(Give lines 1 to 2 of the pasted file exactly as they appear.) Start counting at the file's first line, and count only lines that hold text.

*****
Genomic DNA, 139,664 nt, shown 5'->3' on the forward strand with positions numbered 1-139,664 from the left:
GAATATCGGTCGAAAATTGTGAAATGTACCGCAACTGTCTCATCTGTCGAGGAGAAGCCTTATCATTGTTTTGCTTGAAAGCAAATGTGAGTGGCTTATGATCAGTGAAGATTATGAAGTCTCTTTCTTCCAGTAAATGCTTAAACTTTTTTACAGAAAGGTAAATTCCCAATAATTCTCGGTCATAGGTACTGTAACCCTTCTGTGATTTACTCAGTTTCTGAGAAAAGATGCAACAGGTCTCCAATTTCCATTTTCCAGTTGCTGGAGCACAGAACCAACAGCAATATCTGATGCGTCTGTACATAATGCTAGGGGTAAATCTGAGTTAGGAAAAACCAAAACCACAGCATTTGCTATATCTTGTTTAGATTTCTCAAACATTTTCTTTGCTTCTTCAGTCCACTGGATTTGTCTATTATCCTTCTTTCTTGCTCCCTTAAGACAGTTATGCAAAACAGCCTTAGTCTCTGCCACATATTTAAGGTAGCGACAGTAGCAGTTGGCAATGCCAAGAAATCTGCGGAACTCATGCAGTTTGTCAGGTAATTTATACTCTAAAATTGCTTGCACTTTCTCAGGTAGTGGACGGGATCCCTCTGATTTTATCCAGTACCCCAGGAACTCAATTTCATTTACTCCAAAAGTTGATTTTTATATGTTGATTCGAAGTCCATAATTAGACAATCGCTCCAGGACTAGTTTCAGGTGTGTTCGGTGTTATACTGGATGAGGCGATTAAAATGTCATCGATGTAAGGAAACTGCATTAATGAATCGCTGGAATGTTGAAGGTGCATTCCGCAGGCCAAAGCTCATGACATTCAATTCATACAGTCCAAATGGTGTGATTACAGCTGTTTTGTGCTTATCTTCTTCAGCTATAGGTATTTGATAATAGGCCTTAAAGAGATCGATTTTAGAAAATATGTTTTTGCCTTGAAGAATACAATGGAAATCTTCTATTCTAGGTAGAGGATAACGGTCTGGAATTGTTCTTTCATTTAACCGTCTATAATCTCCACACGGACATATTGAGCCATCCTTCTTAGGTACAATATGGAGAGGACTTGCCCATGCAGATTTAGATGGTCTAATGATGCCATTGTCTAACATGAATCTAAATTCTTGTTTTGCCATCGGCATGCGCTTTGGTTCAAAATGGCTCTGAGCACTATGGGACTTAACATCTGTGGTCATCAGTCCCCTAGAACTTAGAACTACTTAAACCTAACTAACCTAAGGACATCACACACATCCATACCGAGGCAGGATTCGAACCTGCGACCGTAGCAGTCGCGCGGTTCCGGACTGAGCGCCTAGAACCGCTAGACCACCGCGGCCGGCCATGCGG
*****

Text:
Genomic DNA, 139,664 nt, shown 5'->3' on the forward strand with positions numbered 1-139,664 from the left:
GAATATCGGTCGAAAATTGTGAAATGTACCGCAACTGTCTCATCTGTCGAGGAGAAGCCTTATCATTGTTTTGCTTGAAAGCAAATGTGAGTGGCTTATGATCAGTGAAGATTATGAAGTCTCTTTCTTCCAGTAAATGCTTAAACTTTTTTACAGAAAGGTAAATTCCCAATAATTCTCGGTCATAGGTACTGTAACCCTTCTGTGATTTACTCAGTTTCTGAGAAAAGATGCAACAGGTCTCCAATTTCCATTTTCCAGTTGCTGGAGCACAGAACCAACAGCAATATCTGATGCGTCTGTACATAATGCTAGGGGTAAATCTGAGTTAGGAAAAACCAAAACCACAGCATTTGCTATATCTTGTTTAGATTTCTCAAACATTTTCTTTGCTTCTTCAGTCCACTGGATTTGTCTATTATCCTTCTTTCTTGCTCCCTTAAGACAGTTATGCAAAACAGCCTTAGTCTCTGCCACATATTTAAGGTAGCGACAGTAGCAGTTGGCAATGCCAAGAAATCTGCGGAACTCATGCAGTTTGTCAGGTAATTTATACTCTAAAATTGCTTGCACTTTCTCAGGTAGTGGACGGGATCCCTCTGATTTTATCCAGTACCCCAGGAACTCAATTTCATTTACTCCAAAAGTTGATTTTTATATGTTGATTCGAAGTCCATAATTAGACAATCGCTCCAGGACTAGTTTCAGGTGTGTTCGGTGTTATACTGGATGAGGCGATTAAAATGTCATCGATGTAAGGAAACTGCATTAATGAATCGCTGGAATGTTGAAGGTGCATTCCGCAGGCCAAAGCTCATGACATTCAATTCATACAGTCCAAATGGTGTGATTACAGCTGTTTTGTGCTTATCTTCTTCAGCTATAGGTATTTGATAATAGGCCTTAAAGAGATCGATTTTAGAAAATATGTTTTTGCCTTGAAGAATACAATGGAAATCTTCTATTCTAGGTAGAGGATAACGGTCTGGAATTGTTCTTTCATTTAACCGTCTATAATCTCCACACGGACATATTGAGCCATCCTTCTTAGGTACAATATGGAGAGGACTTGCCCATGCAGATTTAGATGGTCTAATGATGCCATTGTCTAACATGAATCTAAATTCTTGTTTTGCCATCGGCATGCGCTTTGGTTCAAAATGGCTCTGAGCACTATGGGACTTAACATCTGTGGTCATCAGTCCCCTAGAACTTAGAACTACTTAAACCTAACTAACCTAAGGACATCACACACATCCATACCGAGGCAGGATTCGAACCTGCGACCGTAGCAGTCGCGCGGTTCCGGACTGAGCGCCTAGAACCGCTAGACCACCGCGGCCGGCCATGCGG